Jesse had nine known siblings: Emma born about 1856 Westcott Surrey (the 1861 Census); Ellen born about 1868 Dorking; William Charles born in 1869 at Westcott; Rosetta born about 1871; Alfred born about 1873; Lilly born about 1875; Minnie born about 1877; Joseph born about 1879 and David born about 1882(the 1891 Census) all in Dorking.
At the time of the 1881 Census, Charles, Rosetta Strudwick and their children Jesse, Ellen, William Charles, Rosetta, Alfred, Lilly, Minnie and Joseph lived at Falkland Road, Dorking. Charles was working as a labourer and Jesse as a jobbing gardener. The family had also a boarder James Roker.
Valentine’s father Jesse married his first wife called Ellen Strudwick nee Miler in the first quarter of 1884 in Dorking. Ellen was born about 1859. She gave birth to Valentine’s two stepsisters Daisy Ada and Alice Rosetta. Daisy Ada was born on the 7th of March 1884 Dorking and she was baptised on the 15th of June 1884 at St Paul’s in Dorking. Alice Rosetta was born on the 9th of March 1886, also in Dorking and was baptised on the 9th of May 1886 at St Paul’s in Dorking. Ellen died in the third quarter of 1887 in Dorking. She was buried on the 11th of September 1887 at St Martin´s in Dorking.
Valentine’s father remarried. His new wife was called Louisa Fuller: Valentine’s future mother. The marriage took place in the first quarter of 1891 in Dorking.
The 1891 Census shows Valentine’s parents Jesse and Louisa living with Daisy Ada and Alice Rosetta at 7 Spring Gardens, Dorking. Jesse worked as a gardener and Louisa as a laundress.
The 1901 Census reads, that the family lived at the time of Valentine’s birth at 74 Falkland Road, Dorking. Valentine’s dad continued to work as a jobbing gardener and Valentine’s mother still worked as a laundress. Valentine’s step sister Alice Rosetta worked as a laundry maid. Valentine’s brother Jesse was nine years old and sister Florence Lilian was four years old. Valentine Joe was one year old.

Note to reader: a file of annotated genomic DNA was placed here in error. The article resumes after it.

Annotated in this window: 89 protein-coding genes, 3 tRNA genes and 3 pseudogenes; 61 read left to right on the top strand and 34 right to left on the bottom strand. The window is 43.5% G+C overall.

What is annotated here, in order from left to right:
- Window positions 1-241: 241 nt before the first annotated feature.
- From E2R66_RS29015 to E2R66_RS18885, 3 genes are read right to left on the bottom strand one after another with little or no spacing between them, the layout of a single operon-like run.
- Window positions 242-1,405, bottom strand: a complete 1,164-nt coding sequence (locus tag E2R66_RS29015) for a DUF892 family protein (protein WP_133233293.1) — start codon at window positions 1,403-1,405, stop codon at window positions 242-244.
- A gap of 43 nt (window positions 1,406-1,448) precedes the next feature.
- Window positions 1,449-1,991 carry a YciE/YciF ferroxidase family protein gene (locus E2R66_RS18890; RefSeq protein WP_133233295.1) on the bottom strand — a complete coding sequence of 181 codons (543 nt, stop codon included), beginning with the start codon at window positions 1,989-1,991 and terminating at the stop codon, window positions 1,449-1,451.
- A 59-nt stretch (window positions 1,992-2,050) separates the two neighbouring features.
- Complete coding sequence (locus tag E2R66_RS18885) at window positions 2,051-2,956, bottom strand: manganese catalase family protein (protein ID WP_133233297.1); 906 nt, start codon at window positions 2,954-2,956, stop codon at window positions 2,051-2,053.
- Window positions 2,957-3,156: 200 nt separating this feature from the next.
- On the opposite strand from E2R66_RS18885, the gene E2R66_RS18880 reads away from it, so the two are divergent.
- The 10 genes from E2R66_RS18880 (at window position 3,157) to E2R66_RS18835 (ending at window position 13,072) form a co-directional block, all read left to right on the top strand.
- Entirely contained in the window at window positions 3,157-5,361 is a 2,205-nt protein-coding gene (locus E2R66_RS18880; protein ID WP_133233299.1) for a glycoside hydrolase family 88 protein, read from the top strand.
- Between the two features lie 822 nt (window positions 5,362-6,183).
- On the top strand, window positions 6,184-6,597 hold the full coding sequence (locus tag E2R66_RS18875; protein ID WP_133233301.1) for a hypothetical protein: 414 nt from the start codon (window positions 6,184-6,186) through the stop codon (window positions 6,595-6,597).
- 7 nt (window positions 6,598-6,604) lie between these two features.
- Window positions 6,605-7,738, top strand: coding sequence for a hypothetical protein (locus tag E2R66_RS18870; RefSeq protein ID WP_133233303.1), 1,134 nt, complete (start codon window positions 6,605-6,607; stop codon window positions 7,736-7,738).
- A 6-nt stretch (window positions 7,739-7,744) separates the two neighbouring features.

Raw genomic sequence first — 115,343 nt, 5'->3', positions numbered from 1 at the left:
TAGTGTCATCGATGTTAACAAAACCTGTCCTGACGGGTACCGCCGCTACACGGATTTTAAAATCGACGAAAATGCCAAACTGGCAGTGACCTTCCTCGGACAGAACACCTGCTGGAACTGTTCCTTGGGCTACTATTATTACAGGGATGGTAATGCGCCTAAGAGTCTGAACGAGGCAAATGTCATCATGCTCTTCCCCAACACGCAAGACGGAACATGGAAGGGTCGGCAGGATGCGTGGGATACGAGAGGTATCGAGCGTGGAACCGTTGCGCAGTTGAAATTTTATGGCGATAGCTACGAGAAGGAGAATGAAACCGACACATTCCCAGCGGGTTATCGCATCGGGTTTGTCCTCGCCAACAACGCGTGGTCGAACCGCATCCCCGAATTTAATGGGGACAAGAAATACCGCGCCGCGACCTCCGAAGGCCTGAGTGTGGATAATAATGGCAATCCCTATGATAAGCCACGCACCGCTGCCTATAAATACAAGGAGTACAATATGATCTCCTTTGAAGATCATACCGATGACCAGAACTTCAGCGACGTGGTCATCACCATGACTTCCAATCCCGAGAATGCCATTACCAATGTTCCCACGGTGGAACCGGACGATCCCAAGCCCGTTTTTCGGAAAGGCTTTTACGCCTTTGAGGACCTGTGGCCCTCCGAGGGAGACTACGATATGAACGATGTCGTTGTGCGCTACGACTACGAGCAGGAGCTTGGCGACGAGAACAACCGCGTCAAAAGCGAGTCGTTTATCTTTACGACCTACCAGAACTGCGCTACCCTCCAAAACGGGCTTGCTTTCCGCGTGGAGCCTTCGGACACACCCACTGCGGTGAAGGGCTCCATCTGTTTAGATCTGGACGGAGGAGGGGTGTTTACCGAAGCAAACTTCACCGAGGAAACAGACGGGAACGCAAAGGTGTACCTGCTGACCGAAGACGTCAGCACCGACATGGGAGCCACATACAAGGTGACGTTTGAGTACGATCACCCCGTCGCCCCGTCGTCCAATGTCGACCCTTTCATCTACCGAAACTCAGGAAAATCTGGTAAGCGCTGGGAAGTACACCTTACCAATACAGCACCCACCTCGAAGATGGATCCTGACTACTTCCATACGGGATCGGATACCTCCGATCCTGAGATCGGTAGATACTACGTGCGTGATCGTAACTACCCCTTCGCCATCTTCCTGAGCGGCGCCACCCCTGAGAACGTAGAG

Valentine´s mother Louisa was living at the time of the 1911 Census with her children Valentine Joe, Charles Henry, Jack and Dora Louisa at 63 Orchard Road, Dorking. Louisa stated that she was married and was working as a laundress. Out of Louisa’s stated nine children, only six lived. The accomodation had two rooms.
Valentine’s father Jesse lived at the time of the 1911 Census as a lodger at Mrs Rosa Clark a laundry woman, widow at 13 Church Gardens, Dorking, Surrey. He stated that he was married and was working as a gardener.
Valentine Joe was a pupil of St Paul’s School in Dorking (the 1916 Dorking and Leatherhead Advertiser).
|Son of||Louisa and Jesse Strudwick of 70 Orchard Road, Dorking|
|Regiment||8th Battalion, Rifle Brigade|
|Date of Death||14th January 1916|
|Place of Death||Flanders|
|Cause of Death||Killed in Action|
|Cemetery||Essex Farm Cemetery, Boesinghe, Ypres|
Valentine Strudwick is often claimed to be the youngest Rifleman killed in the First World War, (and this is often mistakenly taken to mean that he was the youngest serving soldier to have been killed). On this account his grave at Essex Farm Cemetery is much visited. Recent research, however, suggests that he was not the youngest Rifleman killed. And he was not the youngest local casualty.
Aubrey Hudson of Newdigate died on 28th July 1916 at just 15 years and one month.